Twitter suffers revenue decline as advertisers retreat
Twitter’s Q2 results have been released, showing a company paying the price of transition. The social media company made some baby steps towards stability in revenue and audience retention, but was stymied by the ongoing chaos about its delayed purchase by Elon Musk and advertisers cutting budgets.
The company reported its Q2 2022 results on Friday 22nd July
In the wake of Snap’s disappointing results, Twitter followed suit in announcing its overall revenue for the three months to 30 June was £986m, representing a decline of 1% ($270m), on the same period last year. It, too, blamed an ongoing slowdown in ad spend in key sectors for its poor showing, saying “advertising industry headwinds associated with the macroenvironment" was one cause of its cash-flow problem.
It also noted that the ongoing uncertainty surrounding Elon Musk’s takeover and subsequent operation of the company was a factor in the reduced revenue. As advertising represents around 90% of Twitter’s overall revenue base, that destabilisation has had a significant impact on the company’s bottom line.
Despite that Twitter has made some inroads into countering some of its fundamental issues around user growth and revenue diversification. Its key metric of monetisable daily active users (MDAUs) grew 16% to 237.8 million, narrowly missing analyst expectations.
Engagement has been a major priority for Twitter since last year. " Its then-chief exec Jack Dorsey had said: "As we enter the second half of 2021, we are shipping more, learning faster, and hiring remarkable talent. For example, our increased shipping cadence contributed to reaching 206 million average monetizable DAU in Q2, up 11% year over year and 3% quarter over quarter. There's a tremendous opportunity to get the whole world to use Twitter."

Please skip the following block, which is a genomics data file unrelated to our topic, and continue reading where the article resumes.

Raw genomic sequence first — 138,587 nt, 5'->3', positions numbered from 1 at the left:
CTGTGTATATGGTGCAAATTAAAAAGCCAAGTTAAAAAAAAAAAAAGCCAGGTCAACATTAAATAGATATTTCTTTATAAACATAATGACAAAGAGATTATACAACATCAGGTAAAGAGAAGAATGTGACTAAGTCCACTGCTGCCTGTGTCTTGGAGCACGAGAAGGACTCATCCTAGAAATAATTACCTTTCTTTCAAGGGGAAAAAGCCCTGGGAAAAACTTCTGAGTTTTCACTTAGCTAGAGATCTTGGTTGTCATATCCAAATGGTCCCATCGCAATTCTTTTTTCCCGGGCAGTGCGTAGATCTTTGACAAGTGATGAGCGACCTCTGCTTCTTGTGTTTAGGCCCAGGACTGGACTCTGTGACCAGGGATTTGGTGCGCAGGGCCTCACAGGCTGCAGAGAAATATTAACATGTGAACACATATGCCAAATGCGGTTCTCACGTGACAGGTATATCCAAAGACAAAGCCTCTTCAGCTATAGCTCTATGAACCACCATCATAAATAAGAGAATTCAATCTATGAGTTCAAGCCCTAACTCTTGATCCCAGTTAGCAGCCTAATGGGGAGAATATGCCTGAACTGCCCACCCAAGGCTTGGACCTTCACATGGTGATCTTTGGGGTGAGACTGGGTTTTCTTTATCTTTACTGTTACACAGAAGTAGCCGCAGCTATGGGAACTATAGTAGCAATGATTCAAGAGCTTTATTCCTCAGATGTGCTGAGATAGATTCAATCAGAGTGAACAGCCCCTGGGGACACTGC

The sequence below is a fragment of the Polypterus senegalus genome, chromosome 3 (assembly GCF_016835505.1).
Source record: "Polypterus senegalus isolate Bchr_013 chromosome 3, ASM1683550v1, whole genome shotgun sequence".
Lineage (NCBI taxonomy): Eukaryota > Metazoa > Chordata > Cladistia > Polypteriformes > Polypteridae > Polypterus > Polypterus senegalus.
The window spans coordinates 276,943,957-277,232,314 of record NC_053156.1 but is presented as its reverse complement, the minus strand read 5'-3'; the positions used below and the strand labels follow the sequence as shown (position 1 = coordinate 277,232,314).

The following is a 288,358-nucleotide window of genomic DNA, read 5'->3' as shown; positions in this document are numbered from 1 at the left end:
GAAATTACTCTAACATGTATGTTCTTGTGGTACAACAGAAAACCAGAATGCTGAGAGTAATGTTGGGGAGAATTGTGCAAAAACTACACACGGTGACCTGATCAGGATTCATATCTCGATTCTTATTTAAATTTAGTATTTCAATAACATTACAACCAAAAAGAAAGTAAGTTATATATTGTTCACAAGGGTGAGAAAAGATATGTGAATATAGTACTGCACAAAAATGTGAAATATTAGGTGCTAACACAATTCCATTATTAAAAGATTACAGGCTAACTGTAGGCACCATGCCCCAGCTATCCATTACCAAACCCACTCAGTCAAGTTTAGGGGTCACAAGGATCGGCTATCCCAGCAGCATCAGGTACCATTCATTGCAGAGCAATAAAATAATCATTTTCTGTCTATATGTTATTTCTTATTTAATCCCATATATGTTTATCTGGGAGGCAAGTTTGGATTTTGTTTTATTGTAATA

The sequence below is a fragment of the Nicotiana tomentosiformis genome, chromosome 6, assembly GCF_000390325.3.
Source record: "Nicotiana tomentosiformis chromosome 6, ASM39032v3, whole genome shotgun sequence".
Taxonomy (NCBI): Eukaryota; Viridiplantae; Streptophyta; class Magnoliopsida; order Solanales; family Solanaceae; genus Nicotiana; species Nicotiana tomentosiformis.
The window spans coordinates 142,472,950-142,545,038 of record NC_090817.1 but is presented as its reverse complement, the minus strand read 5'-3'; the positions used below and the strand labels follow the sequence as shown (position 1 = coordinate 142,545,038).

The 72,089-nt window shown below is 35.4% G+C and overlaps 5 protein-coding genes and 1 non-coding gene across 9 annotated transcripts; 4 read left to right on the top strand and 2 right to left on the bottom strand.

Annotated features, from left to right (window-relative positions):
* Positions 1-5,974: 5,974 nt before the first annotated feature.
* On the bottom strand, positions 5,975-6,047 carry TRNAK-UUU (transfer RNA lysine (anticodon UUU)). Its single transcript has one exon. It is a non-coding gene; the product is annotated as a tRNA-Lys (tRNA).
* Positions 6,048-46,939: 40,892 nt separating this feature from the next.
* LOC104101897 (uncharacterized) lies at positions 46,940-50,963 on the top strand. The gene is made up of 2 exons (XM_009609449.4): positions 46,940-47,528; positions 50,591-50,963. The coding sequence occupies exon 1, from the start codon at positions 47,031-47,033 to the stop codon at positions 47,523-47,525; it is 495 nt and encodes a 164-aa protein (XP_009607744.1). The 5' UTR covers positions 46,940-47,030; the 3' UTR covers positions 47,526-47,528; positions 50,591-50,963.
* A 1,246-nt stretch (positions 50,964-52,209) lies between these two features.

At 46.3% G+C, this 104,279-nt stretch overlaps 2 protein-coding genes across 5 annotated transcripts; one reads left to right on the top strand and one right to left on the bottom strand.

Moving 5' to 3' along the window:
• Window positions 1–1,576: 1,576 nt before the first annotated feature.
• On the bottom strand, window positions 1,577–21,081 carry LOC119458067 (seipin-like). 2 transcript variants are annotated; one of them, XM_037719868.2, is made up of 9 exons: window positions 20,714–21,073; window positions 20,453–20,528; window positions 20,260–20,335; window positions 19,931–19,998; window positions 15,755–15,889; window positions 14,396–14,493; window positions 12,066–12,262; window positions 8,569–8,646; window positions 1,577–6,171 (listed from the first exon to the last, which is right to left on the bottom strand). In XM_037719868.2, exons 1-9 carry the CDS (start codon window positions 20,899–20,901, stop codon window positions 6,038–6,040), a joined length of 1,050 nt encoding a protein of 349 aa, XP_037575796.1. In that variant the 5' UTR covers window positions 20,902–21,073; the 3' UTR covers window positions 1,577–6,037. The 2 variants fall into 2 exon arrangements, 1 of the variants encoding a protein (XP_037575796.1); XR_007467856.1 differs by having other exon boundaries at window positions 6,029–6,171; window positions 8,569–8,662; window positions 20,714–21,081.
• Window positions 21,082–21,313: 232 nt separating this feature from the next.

As a result much of its focus since has been about pushing for better performance from the audience it does have. Ned Segal, Twitter's CFO, stated: "We delivered better-than-expected performance across all major products and geographies while growing our audience. We continued to make significant progress on our direct response and brand products with updated ad formats, improved measurement, and better prediction. We are driving more value for advertisers with our strong push into performance-based advertising and expanded offerings for small and medium-sized businesses."
Insider Intelligence principal analyst Jasmine Enberg noted that, from an investor perspective, the longer-term outlook for Twitter is stabilising, with an increasingly engaged user base: “One bright spot was engagement. Twitter is a platform that thrives on news and controversy, and there was plenty of that to go around in Q2. In the US, monetizable daily active users (mDAUs) grew more than twice as fast year-over-year in Q2 than they did in Q1. But user growth may not be enough to convince advertisers to spend on Twitter, especially at a time when many advertisers’ budgets are tightened.”
Twitter is understandably seeking to wrap up its legal dispute with Elon Musk in the immediate future, though the billionaire seeks to drag out the court case. The preponderance of expert opinion backs Twitter in terms of having fulfilled its terms of the acquisition; but the damage from Musk’s botched takeover deal is nevertheless hurting Twitter.